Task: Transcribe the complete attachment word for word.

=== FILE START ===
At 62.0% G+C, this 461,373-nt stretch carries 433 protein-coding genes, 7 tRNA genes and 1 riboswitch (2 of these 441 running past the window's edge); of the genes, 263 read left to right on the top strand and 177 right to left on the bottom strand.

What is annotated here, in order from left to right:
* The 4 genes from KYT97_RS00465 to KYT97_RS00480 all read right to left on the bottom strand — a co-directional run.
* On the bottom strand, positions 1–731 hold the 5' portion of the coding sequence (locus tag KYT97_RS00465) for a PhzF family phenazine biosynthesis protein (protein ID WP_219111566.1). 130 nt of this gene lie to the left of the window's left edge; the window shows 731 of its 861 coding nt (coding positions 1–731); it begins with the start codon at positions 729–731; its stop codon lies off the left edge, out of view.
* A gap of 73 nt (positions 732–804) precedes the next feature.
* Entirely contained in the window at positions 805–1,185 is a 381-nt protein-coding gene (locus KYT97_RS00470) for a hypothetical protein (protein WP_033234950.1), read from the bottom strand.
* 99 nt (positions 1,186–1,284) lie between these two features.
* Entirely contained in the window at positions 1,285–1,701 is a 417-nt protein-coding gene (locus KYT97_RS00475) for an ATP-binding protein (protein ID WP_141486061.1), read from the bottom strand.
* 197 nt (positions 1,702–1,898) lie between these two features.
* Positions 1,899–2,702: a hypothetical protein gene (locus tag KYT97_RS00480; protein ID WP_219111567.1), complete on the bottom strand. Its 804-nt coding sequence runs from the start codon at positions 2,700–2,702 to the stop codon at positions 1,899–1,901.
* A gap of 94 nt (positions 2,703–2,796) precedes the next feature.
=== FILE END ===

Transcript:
At 62.0% G+C, this 461,373-nt stretch carries 433 protein-coding genes, 7 tRNA genes and 1 riboswitch (2 of these 441 running past the window's edge); of the genes, 263 read left to right on the top strand and 177 right to left on the bottom strand.

What is annotated here, in order from left to right:
* The 4 genes from KYT97_RS00465 to KYT97_RS00480 all read right to left on the bottom strand — a co-directional run.
* On the bottom strand, positions 1–731 hold the 5' portion of the coding sequence (locus tag KYT97_RS00465) for a PhzF family phenazine biosynthesis protein (protein ID WP_219111566.1). 130 nt of this gene lie to the left of the window's left edge; the window shows 731 of its 861 coding nt (coding positions 1–731); it begins with the start codon at positions 729–731; its stop codon lies off the left edge, out of view.
* A gap of 73 nt (positions 732–804) precedes the next feature.
* Entirely contained in the window at positions 805–1,185 is a 381-nt protein-coding gene (locus KYT97_RS00470) for a hypothetical protein (protein WP_033234950.1), read from the bottom strand.
* 99 nt (positions 1,186–1,284) lie between these two features.
* Entirely contained in the window at positions 1,285–1,701 is a 417-nt protein-coding gene (locus KYT97_RS00475) for an ATP-binding protein (protein ID WP_141486061.1), read from the bottom strand.
* 197 nt (positions 1,702–1,898) lie between these two features.
* Positions 1,899–2,702: a hypothetical protein gene (locus tag KYT97_RS00480; protein ID WP_219111567.1), complete on the bottom strand. Its 804-nt coding sequence runs from the start codon at positions 2,700–2,702 to the stop codon at positions 1,899–1,901.
* A gap of 94 nt (positions 2,703–2,796) precedes the next feature.